Samsung has modified the version of android on the Note 3 to behave differently when a variety of benchmarking apps are run, producing scores that are 20% higher than they would otherwise be. (Full article here).
Is this a crime (civil, obviously)? If so, what legal definition does this behavior match?
Key details from the article:
[li]The benchmark scores are not published by Samsung.[/li][li]The modification detects benchmarking apps by their uniquely identifiable package name (rather than some behavior that indicates heavy usage) .[/li][li]The modified behavior seems to apply only to benchmarking apps (and thus provides no reasonable benefit to the user).[/li][li] This particular product is intended specifically for the US market (Samsung typically releases a different version for the US than the rest of the world)[/li][/ul]
As have O/S makers - it’s as American as ignoring the speed limit. It’s really the domain of the certifying agencies but I imagine a civil class action suit based on intent to defraud customers would be a possible approach. This could be similar to the suits against Ford CMax and Hyundai vehicles whose MPG claims appear to have been overly optimistic.
It’s just general business fraud/deceptive practice. No new law needs to be passed in the US to specifically mention benchmarks. If a company says “Our X can do Y.” and it can’t, it’s already covered.
The problem is getting someone to actually care enough to do anything about it. You’ll note that frequently it’s state attorneys general that start up a lot of fraud lawsuits (NY and CA in particular) since the FTC is practically a Potemkin Village when it comes to protecting consumers.
The auto industry has been gaming the fuel economy tests since the day they began. That’s why you never, ever, get the fuel economy posted on the sticker. The car (it doesn’t matter in the slightest which brand we’re talking about) is designed to get maximum fuel economy at the conditions of the Federal fuel economy test, which only sorta resemble the conditions people will actually drive under.
Speaking of the auto industry, in 1964 a Pontiac GTO and a Ferrari were in a head-to-head comparison test conducted by Car & Driver magazine. The GTO was much faster than the Ferrari in acceleration tests such as a 1/4 mile drag race.
C&D later found out that the Pontiac was a balanced, blueprinted, and dyno-tuned factory ringer.
This is one reason testing organizations go out of there way to buy from retailers instead of getting a product directly from a manufacturer.
The benchmarks are accurately measuring the performance of the hardware. The hardware is just set to switch to ‘fast mode’ while a benchmark is running (and at no other time).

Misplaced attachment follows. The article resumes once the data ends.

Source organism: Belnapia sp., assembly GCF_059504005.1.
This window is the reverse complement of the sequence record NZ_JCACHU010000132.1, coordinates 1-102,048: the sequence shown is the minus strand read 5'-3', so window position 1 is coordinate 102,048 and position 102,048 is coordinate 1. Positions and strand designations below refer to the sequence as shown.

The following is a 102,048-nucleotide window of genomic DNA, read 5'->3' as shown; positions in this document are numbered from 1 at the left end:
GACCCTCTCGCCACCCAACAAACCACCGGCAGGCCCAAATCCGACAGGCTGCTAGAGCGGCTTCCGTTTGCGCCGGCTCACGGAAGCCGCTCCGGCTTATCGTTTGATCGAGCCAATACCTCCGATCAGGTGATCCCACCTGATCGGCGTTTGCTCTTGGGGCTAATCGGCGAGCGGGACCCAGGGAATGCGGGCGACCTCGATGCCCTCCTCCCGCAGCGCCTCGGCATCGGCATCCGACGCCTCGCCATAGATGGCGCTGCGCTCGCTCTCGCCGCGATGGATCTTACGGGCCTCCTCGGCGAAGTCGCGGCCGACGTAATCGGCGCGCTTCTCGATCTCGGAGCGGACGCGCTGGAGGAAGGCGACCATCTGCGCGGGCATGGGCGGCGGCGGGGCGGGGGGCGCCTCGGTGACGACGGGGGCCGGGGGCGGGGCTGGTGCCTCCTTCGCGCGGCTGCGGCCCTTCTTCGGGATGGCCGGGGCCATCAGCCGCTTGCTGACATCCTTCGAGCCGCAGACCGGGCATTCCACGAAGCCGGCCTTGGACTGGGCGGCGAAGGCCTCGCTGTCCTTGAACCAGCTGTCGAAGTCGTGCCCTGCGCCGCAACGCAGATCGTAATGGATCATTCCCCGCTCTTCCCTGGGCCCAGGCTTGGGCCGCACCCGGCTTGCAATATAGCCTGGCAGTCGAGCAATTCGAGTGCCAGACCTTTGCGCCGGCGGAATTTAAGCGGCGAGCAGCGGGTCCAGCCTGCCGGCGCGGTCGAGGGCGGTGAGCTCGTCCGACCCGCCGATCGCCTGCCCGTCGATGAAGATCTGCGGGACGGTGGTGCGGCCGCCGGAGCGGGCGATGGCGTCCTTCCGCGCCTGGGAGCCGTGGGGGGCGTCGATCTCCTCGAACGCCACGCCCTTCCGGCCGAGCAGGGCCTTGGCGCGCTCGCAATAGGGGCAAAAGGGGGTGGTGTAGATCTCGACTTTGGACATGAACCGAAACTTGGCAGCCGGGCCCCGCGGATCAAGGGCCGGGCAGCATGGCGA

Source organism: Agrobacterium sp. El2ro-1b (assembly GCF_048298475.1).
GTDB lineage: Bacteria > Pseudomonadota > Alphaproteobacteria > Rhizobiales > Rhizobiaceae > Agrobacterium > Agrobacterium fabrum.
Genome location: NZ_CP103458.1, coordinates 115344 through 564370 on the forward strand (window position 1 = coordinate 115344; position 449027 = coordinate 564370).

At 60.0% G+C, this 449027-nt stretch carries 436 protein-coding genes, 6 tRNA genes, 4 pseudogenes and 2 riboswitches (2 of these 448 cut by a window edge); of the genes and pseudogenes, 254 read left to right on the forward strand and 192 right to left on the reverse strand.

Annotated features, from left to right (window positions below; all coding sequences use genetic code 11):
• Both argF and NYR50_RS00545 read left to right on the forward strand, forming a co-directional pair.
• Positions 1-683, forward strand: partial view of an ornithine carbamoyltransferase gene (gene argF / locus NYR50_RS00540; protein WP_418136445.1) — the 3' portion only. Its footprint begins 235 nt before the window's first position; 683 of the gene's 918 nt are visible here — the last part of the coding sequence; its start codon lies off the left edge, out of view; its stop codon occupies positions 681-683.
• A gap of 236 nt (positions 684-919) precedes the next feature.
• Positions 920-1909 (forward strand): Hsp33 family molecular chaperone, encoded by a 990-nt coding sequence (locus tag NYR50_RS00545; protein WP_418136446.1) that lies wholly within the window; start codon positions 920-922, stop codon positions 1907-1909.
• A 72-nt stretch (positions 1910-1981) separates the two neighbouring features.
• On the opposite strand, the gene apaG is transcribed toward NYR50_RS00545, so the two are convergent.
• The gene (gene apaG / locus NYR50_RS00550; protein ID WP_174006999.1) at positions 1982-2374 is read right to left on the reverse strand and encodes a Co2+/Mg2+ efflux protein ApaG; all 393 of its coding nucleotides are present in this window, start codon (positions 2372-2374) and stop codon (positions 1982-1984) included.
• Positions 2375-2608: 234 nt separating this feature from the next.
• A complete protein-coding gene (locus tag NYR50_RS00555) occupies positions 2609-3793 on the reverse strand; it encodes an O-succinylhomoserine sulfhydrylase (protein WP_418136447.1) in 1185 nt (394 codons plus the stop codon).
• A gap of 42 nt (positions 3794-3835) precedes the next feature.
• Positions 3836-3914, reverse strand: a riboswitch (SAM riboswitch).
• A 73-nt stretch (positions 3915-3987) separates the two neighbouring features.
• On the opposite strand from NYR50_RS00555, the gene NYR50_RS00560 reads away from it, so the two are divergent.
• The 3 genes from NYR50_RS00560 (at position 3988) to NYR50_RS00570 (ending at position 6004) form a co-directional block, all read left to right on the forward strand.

People making applications are more-or-less at the mercy of the designers of the operating system. If the OS is set up to go “Oh, you’re running a benchmark, let’s crank everything up to 11. Oh, now you’re doing anything else, everyone can go back to slacking.”, it’s unclear how the developers of the benchmarking application are supposed to respond to that.
So why isn’t it always in fast mode? If it’s just to preserve the battery life, then that’s simply enough solved by adding another benchmark, how long the phone can run while running the other benchmark tests.
They could adopt the tactics of virus writers trying to evade anti-virus programs. Random package names, filenames, process ID’s, and code mutations that change the fingerprint of the benchmark program, so the OS/firmware/hardware can’t detect that it’s being run. It does seem rather ridiculous to have to resort to that, however.
That would be a good way to counter this trick. “Sure it runs fast, but it’s get terrible battery life”. However, there’s still the problem of the company deceiving the users since this is not a mode the phone will ever be used in.
The mode is activate when a program/app/package is run whose name matches one of the entries in the devices list of benchmarking apps. It is equivalent to a pc switching modes whenever it runs benchmark.exe (or whatever unique identifier PC/Mac software uses).
As I understand the code sample provided in the article, each time a program is run, it compares the programs name (aka package name) to a list (written into the code). If the program’s name matches an entry on the list, it switches to a high-speed, low-efficiency mode.
If this were an automobile, it would be like the vehicle detecting it’s hooked up to an emissions tester and switching to a different set of operating standards (which I’m pretty sure would be considered deliberately conveying false information and result in severe fines for everybody involved).